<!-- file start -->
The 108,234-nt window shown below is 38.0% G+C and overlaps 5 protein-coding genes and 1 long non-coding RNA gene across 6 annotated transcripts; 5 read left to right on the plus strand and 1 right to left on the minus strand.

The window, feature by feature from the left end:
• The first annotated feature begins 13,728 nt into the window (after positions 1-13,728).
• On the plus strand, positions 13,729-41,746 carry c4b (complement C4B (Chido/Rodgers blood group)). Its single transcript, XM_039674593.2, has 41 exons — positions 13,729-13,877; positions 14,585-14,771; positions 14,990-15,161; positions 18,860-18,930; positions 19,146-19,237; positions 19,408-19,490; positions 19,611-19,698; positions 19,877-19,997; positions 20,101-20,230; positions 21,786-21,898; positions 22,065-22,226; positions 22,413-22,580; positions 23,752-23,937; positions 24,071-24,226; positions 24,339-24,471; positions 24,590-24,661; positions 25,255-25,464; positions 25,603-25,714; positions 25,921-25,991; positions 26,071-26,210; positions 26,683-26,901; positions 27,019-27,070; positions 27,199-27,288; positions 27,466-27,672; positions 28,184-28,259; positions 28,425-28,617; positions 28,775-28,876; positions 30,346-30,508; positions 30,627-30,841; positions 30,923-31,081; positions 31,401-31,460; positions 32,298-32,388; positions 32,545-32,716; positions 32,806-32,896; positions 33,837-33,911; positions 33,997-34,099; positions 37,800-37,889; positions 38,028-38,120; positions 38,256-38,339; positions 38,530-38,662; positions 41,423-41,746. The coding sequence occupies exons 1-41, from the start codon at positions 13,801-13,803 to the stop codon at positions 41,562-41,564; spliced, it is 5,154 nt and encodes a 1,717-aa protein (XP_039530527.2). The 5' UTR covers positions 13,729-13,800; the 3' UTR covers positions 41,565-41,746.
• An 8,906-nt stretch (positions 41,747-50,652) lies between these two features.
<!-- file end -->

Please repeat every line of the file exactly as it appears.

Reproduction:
The 108,234-nt window shown below is 38.0% G+C and overlaps 5 protein-coding genes and 1 long non-coding RNA gene across 6 annotated transcripts; 5 read left to right on the plus strand and 1 right to left on the minus strand.

The window, feature by feature from the left end:
• The first annotated feature begins 13,728 nt into the window (after positions 1-13,728).
• On the plus strand, positions 13,729-41,746 carry c4b (complement C4B (Chido/Rodgers blood group)). Its single transcript, XM_039674593.2, has 41 exons — positions 13,729-13,877; positions 14,585-14,771; positions 14,990-15,161; positions 18,860-18,930; positions 19,146-19,237; positions 19,408-19,490; positions 19,611-19,698; positions 19,877-19,997; positions 20,101-20,230; positions 21,786-21,898; positions 22,065-22,226; positions 22,413-22,580; positions 23,752-23,937; positions 24,071-24,226; positions 24,339-24,471; positions 24,590-24,661; positions 25,255-25,464; positions 25,603-25,714; positions 25,921-25,991; positions 26,071-26,210; positions 26,683-26,901; positions 27,019-27,070; positions 27,199-27,288; positions 27,466-27,672; positions 28,184-28,259; positions 28,425-28,617; positions 28,775-28,876; positions 30,346-30,508; positions 30,627-30,841; positions 30,923-31,081; positions 31,401-31,460; positions 32,298-32,388; positions 32,545-32,716; positions 32,806-32,896; positions 33,837-33,911; positions 33,997-34,099; positions 37,800-37,889; positions 38,028-38,120; positions 38,256-38,339; positions 38,530-38,662; positions 41,423-41,746. The coding sequence occupies exons 1-41, from the start codon at positions 13,801-13,803 to the stop codon at positions 41,562-41,564; spliced, it is 5,154 nt and encodes a 1,717-aa protein (XP_039530527.2). The 5' UTR covers positions 13,729-13,800; the 3' UTR covers positions 41,565-41,746.
• An 8,906-nt stretch (positions 41,747-50,652) lies between these two features.